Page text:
The economy is in bad shape, and green businesses will definitely feel it in the months ahead. But firms that deliver great products at competitive prices will come out of this downturn as leading engines of job and GDP growth.
My prediction? Green luxury falls, green necessity rises.
While sales of $100,000 electric cars, solar yachts, and green travel packages to Fiji will go down, the importance of lowering energy costs couldn’t get stronger. Thanks to the economic downturn, this week’s Oprah Winfrey Show discussed the heightened importance of thrifty ideas such as unplugging appliances when they aren’t in use to reduce people’s monthly electricity bill. Firms that have a sound business model to provide energy audits of houses and offices and/or that perform practical efficiency upgrades with quick paybacks will have big growth opportunities ahead.
As Sarah Gardner’s report on Marketplace yesterday mentions, taxation to achieve behavior change will be tougher to get passed over the next two years. But people are already changing their behavior in a more climate-friendly way. Oil consumption in the US has fallen more than 4% in 2008, with last week’s demand almost 9% below the same week in 2007. Since coal and natural gas consumption are expected to rise a slower than normal ~1% and ~2.4% this year, we will probably report a significant nationwide decrease in greenhouse gas emissions for 2008.
The renewal of federal tax credits for wind through 2009 and solar through 2016 guarantees a market as long as financial markets return to some sense of normalcy. One of the problems of the past three years in both wind and solar markets has been an overheating of demand that supply has struggled to provide, leading to higher prices. In 2009, increased supply along with somewhat tempered demand may help to bring much lower prices to green electricity installers. I believe that wind and solar will begin to replace the market share of fossil fuels in electricity next year.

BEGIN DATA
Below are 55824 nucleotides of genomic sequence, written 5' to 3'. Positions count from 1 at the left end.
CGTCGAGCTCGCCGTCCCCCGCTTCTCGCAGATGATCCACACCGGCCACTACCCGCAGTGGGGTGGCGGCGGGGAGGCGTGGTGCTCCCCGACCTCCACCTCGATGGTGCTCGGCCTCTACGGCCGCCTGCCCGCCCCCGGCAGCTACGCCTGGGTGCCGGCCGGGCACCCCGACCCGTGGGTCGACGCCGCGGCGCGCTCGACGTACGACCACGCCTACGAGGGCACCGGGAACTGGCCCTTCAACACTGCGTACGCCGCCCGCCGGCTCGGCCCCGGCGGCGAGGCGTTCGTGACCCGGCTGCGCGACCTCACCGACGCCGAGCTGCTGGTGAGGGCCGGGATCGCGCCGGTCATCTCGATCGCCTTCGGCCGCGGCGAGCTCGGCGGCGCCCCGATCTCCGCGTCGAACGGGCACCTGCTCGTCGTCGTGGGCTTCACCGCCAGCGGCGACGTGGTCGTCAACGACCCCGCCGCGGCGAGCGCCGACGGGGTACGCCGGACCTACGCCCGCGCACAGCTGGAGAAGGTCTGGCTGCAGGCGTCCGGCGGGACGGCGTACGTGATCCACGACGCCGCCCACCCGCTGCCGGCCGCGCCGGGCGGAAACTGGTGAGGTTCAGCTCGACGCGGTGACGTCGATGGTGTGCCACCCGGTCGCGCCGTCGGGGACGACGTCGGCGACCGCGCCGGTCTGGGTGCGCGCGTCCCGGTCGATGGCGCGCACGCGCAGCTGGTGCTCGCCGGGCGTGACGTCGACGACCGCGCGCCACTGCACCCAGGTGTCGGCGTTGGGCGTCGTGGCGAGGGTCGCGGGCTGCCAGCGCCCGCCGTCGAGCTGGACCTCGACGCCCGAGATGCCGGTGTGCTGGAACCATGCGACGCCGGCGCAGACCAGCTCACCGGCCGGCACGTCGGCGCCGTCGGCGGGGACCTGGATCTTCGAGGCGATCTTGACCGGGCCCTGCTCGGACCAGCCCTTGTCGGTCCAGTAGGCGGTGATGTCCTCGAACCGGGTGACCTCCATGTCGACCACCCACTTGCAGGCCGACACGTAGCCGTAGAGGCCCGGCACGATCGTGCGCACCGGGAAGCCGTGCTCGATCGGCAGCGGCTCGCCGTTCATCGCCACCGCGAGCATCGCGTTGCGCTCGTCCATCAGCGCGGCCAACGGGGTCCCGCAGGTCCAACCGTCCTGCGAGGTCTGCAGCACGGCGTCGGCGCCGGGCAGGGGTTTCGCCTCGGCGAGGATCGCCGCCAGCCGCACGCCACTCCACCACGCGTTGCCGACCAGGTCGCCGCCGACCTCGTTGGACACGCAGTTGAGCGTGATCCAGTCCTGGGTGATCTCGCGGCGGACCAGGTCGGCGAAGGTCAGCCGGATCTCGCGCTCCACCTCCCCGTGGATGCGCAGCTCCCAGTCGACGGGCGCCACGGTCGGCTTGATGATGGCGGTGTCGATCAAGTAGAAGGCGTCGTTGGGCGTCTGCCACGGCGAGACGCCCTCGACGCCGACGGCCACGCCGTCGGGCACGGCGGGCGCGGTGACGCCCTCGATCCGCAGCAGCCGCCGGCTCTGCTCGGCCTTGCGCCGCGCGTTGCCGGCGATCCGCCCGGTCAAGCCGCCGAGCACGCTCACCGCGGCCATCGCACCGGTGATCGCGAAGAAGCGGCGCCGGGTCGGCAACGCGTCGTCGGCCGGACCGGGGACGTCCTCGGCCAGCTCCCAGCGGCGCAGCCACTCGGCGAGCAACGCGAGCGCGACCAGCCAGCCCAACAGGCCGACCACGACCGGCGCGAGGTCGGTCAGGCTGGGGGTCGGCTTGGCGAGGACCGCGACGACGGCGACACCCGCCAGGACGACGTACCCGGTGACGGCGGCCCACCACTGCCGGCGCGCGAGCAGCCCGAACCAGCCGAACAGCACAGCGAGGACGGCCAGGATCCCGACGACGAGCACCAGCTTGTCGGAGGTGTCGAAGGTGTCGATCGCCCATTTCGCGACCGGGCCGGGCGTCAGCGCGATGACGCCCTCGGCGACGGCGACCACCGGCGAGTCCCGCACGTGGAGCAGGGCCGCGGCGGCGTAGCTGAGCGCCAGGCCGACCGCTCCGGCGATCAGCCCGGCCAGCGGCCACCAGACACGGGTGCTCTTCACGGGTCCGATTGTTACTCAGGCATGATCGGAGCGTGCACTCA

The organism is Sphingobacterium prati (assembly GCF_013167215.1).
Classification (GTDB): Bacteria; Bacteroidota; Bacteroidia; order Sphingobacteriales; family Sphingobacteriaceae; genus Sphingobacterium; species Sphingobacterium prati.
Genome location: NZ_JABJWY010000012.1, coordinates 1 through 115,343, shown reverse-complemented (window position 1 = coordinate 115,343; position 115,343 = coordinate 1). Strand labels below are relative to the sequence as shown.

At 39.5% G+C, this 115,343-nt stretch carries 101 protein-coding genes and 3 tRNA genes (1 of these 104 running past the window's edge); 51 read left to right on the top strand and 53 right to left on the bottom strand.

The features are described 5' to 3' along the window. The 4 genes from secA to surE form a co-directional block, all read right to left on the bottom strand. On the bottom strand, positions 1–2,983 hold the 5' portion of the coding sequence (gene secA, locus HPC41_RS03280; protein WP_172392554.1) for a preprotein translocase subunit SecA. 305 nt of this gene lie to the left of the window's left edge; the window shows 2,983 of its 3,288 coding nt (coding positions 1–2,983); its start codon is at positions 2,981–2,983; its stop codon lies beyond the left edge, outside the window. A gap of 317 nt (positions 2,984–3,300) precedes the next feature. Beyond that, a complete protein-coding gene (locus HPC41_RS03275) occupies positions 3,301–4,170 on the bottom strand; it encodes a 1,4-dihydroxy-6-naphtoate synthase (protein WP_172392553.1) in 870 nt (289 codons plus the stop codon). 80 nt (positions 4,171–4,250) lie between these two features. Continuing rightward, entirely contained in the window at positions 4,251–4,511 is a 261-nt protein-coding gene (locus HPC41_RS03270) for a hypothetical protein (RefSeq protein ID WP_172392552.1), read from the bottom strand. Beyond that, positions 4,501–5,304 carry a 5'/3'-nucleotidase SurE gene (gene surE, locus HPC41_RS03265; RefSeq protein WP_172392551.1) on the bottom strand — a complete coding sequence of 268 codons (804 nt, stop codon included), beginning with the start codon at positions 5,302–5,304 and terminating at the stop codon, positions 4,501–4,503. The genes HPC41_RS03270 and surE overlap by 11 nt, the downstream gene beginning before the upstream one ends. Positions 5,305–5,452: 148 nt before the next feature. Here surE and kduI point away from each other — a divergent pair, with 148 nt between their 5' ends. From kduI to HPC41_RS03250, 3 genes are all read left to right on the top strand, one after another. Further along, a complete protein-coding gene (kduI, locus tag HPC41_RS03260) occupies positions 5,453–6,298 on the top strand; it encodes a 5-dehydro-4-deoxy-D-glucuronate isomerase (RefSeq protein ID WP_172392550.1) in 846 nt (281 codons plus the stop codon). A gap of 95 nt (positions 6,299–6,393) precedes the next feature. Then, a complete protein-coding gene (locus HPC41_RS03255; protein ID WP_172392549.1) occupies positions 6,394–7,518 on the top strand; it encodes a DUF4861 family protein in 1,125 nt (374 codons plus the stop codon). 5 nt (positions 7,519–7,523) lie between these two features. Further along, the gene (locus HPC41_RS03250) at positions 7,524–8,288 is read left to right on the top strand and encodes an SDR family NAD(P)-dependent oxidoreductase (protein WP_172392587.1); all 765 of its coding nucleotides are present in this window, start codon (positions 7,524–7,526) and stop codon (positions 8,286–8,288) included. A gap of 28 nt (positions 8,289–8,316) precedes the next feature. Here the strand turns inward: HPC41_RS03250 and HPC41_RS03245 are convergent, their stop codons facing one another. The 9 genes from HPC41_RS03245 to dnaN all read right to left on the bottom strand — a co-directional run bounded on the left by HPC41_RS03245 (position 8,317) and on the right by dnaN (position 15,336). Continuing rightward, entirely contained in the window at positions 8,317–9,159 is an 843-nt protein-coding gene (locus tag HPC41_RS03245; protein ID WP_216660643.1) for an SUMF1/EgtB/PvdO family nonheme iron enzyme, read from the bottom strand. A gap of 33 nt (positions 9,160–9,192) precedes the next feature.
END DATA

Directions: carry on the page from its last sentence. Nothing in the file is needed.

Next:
Cleantech companies have received big and growing capital flows over the last few years. If they put those resources to good use and provide energy at increasingly competitive prices, then they will likely continue to grow — even if the rate may be slower than the recent 30+%. New coal, nuclear, and natural gas power plants have huge construction costs that will also struggle to get financing — so more flexible distributed generation systems of wind and solar may end up at an advantage in a capital-constrained world. Time will tell.
Many predict consolidation in the solar sector as lower prices put downward pressure on profits next year. But even if there are fewer companies, continued innovation will guarantee them a growing role in our energy future — especially as the marginal cost of oil production continues to rise over time.
A greener lifestyle that includes more bicycling, public transit, carpooling, and efficiency and less fossil fuel consumption will become a critical element of economic recovery. It will be a tough ride for everyone, but the green sector can come out of it stronger than it’s ever been before. And, perhaps most importantly, the health of the Earth can begin to be restored for all its employed and unemployed creatures to enjoy.